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Current Initiatives

Fiscal Policy Project provides timely and credible analysis of budget, tax and related issues in New Mexico so we may educate lawmakers and advocate for an equitable tax system and responsible spending.

New Mexico Fairness Project is an alliance of nearly 40 small businesses and faith-based, advocacy and labor organizations calling for a balanced approach to the state’s taxation and budget policies.

State Priorities Partnership (SPP) & Economic Analysis and Research Network (EARN) are two national initiatives in which we take part. SPP is a program of the Center on Budget & Policy Priorities (CBPP) and includes 31 state-level groups nationwide. EARN is a program of the Economic Policy Institute (EPI) and includes 55 groups from across the nation.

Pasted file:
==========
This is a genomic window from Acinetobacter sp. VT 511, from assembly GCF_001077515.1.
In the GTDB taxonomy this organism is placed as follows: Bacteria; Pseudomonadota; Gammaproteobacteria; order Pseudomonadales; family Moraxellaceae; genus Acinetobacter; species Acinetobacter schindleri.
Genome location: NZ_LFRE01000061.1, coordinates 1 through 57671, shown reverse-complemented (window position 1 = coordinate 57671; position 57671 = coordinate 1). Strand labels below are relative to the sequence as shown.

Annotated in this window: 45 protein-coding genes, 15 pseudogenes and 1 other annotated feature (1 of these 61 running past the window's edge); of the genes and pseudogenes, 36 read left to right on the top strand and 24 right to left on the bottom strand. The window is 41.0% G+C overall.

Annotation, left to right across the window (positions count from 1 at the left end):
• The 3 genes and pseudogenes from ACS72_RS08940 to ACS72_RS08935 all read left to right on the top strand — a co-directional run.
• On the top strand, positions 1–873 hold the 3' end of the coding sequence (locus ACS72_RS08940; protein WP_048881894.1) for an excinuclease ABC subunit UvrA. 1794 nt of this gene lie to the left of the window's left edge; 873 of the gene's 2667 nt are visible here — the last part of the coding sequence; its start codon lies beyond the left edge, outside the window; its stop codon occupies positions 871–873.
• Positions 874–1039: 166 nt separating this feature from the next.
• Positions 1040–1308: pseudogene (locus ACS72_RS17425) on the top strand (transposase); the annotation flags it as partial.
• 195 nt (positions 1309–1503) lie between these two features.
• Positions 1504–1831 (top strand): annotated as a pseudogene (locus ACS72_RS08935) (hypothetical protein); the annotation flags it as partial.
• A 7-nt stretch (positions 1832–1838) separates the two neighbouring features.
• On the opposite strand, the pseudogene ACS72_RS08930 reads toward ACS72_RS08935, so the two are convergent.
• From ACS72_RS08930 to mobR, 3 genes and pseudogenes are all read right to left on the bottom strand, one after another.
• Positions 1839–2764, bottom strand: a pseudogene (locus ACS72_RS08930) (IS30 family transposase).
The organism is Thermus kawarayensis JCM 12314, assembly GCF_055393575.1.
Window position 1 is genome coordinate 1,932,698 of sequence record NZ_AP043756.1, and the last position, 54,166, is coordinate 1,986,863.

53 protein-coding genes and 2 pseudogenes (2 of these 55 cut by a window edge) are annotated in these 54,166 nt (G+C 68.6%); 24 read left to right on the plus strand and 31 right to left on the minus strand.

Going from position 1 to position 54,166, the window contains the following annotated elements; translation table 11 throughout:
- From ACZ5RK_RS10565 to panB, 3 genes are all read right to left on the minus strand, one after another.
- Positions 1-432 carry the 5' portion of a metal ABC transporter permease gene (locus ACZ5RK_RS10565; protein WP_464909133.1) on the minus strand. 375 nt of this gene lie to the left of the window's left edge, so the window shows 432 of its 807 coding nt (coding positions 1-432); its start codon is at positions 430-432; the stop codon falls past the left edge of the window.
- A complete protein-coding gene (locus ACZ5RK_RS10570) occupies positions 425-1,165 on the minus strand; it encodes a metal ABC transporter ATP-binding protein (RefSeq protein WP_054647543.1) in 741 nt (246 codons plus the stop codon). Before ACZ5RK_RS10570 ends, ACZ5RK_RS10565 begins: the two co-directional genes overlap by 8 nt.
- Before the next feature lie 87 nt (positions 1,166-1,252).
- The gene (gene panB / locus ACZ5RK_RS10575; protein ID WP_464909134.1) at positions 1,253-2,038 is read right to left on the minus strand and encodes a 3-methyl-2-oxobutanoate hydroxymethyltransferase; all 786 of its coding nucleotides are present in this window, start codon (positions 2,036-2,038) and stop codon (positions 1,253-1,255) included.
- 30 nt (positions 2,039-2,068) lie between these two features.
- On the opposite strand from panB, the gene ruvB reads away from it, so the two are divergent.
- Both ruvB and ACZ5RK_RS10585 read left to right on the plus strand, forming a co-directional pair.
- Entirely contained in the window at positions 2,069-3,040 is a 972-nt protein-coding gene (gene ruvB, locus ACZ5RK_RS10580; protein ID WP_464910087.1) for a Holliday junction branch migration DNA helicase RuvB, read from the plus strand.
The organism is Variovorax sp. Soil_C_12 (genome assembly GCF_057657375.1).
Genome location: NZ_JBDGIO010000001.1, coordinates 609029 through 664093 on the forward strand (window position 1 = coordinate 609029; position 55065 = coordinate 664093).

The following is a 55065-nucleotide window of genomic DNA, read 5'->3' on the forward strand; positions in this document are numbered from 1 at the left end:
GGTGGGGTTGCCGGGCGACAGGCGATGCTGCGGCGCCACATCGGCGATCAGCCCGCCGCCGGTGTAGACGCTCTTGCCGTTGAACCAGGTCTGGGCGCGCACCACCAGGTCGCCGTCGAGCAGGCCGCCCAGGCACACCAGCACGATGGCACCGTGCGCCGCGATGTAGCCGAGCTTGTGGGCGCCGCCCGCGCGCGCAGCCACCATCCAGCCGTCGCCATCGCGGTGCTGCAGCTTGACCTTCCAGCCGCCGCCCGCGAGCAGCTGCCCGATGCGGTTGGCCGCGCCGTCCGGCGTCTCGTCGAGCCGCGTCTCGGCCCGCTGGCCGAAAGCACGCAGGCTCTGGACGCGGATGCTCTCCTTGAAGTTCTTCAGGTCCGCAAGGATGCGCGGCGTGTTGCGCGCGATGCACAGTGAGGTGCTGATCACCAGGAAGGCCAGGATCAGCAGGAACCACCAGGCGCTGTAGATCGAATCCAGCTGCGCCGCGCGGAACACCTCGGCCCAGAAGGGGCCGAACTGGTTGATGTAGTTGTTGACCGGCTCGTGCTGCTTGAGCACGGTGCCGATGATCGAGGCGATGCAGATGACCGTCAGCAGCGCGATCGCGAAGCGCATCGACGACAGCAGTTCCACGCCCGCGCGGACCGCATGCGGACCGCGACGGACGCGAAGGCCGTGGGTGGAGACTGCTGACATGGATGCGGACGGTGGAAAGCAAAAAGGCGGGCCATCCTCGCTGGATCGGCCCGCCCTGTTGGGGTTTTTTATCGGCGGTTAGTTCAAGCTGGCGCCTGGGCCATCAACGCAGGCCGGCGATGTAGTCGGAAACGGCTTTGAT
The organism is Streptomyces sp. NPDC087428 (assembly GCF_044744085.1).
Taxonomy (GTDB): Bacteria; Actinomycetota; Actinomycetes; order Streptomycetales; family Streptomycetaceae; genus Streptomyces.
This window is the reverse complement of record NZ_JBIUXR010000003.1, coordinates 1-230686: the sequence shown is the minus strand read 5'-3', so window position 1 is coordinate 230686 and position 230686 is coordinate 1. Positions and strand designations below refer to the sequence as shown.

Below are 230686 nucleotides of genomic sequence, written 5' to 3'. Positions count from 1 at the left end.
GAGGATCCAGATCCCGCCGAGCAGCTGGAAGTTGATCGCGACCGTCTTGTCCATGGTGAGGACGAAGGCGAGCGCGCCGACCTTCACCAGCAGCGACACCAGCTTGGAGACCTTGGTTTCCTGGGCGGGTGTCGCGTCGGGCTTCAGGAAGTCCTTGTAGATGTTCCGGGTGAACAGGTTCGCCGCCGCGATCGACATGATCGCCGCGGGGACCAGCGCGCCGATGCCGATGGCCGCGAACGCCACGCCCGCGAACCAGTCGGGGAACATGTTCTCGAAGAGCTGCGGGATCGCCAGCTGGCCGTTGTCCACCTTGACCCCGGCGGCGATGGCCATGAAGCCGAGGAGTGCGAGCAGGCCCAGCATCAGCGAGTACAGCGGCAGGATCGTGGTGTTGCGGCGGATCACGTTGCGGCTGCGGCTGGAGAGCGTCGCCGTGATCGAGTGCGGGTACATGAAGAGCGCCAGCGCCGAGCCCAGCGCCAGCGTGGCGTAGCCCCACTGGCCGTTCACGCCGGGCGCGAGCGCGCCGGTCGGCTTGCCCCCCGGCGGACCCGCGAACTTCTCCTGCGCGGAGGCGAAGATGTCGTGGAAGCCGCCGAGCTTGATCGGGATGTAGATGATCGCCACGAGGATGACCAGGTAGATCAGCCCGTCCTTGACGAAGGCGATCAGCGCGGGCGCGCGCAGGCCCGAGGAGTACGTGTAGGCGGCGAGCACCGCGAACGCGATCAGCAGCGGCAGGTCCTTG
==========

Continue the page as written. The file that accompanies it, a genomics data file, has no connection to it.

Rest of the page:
Resources

A Basic Family Budget Calculator is an important tool in determining if a family lives in poverty, because the system currently in place to do that is completely outdated.

Federal poverty guidelines, which dictate whether a family is eligible to receive assistance such as Medicaid and Food Stamps, are tied to a formula that was created in the 1960s. It was based on what the typical family spent on groceries because that was a family’s biggest expense at the time. Today, necessities like housing, childcare and health care take up a far greater share of most family incomes than groceries. Not only do the guidelines not take these changes into account, they do not take into account regional differences in the cost of living.

Because the federal guidelines are so inaccurate, families are generally considered low-income when they earn up to twice (or 200 percent) the poverty level. This makes up for some shortfalls in the guidelines, but they are still nowhere near as accurate as a Basic Family Budget.

Click here to find out the minimum amount families need to earn in order to live at a basic, no-frills level in New Mexico’s cities and counties.